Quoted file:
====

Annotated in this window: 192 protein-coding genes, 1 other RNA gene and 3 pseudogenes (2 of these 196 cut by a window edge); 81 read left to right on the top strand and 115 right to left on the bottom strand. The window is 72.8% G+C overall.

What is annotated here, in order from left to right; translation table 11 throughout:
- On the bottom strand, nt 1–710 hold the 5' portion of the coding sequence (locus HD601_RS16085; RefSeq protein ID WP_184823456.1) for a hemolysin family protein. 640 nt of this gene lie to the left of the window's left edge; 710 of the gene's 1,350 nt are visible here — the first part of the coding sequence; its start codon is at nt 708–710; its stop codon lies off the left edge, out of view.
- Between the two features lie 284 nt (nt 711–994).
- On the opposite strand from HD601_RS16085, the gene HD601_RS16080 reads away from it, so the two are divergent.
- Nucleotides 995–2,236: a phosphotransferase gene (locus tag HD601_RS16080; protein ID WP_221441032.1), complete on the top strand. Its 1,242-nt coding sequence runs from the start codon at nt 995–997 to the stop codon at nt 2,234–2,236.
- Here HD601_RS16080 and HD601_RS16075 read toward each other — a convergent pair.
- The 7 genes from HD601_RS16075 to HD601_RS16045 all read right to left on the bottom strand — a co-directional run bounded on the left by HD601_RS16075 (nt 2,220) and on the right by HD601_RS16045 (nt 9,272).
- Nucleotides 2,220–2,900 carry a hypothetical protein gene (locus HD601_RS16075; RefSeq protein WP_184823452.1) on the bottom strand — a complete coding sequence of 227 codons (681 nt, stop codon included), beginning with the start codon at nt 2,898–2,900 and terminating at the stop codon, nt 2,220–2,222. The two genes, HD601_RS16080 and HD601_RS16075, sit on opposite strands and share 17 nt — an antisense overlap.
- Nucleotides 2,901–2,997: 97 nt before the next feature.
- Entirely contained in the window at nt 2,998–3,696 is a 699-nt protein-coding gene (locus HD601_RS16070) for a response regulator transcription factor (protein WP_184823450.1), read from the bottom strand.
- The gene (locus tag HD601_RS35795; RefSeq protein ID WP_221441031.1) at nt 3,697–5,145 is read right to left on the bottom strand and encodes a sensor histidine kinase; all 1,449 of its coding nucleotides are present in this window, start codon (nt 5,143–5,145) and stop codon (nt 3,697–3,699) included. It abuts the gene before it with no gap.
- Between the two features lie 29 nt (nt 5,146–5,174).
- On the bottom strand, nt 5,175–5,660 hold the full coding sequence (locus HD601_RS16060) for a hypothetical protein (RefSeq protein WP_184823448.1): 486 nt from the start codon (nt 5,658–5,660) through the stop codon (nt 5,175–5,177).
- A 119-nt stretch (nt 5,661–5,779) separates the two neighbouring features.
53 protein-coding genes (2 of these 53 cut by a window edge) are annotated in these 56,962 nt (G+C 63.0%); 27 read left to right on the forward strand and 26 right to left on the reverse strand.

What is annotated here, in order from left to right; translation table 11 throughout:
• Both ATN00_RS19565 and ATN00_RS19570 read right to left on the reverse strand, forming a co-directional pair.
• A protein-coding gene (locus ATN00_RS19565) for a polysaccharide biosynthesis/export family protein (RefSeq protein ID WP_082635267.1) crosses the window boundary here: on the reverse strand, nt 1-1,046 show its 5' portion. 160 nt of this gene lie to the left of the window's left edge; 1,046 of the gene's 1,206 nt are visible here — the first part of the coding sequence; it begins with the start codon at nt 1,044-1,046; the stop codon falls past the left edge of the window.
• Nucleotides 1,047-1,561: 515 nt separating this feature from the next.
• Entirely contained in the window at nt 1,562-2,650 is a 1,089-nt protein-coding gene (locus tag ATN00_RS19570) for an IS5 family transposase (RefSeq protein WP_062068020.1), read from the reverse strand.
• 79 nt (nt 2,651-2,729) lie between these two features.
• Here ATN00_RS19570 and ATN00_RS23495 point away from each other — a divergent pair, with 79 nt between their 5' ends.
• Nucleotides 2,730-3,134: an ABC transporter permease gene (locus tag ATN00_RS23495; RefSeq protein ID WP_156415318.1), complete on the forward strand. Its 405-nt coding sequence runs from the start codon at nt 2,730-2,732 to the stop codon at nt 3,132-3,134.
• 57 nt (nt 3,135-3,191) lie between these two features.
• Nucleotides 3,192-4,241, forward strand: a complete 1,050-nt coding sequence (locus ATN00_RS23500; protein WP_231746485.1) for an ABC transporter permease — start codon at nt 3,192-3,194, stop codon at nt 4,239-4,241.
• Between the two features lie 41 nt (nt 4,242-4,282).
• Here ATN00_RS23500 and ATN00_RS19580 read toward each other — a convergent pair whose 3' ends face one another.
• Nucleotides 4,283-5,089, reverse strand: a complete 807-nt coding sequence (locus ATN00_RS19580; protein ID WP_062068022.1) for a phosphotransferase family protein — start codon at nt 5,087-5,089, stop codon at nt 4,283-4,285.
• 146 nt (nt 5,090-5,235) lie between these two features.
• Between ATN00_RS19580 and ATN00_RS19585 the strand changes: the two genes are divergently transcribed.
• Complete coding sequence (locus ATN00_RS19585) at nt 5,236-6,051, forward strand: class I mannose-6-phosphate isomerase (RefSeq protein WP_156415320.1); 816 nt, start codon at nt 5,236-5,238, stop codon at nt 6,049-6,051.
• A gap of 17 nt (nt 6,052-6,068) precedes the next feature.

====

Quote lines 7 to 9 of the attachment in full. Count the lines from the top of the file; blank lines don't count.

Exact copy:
- Here HD601_RS16080 and HD601_RS16075 read toward each other — a convergent pair.
- The 7 genes from HD601_RS16075 to HD601_RS16045 all read right to left on the bottom strand — a co-directional run bounded on the left by HD601_RS16075 (nt 2,220) and on the right by HD601_RS16045 (nt 9,272).
- Nucleotides 2,220–2,900 carry a hypothetical protein gene (locus HD601_RS16075; RefSeq protein WP_184823452.1) on the bottom strand — a complete coding sequence of 227 codons (681 nt, stop codon included), beginning with the start codon at nt 2,898–2,900 and terminating at the stop codon, nt 2,220–2,222. The two genes, HD601_RS16080 and HD601_RS16075, sit on opposite strands and share 17 nt — an antisense overlap.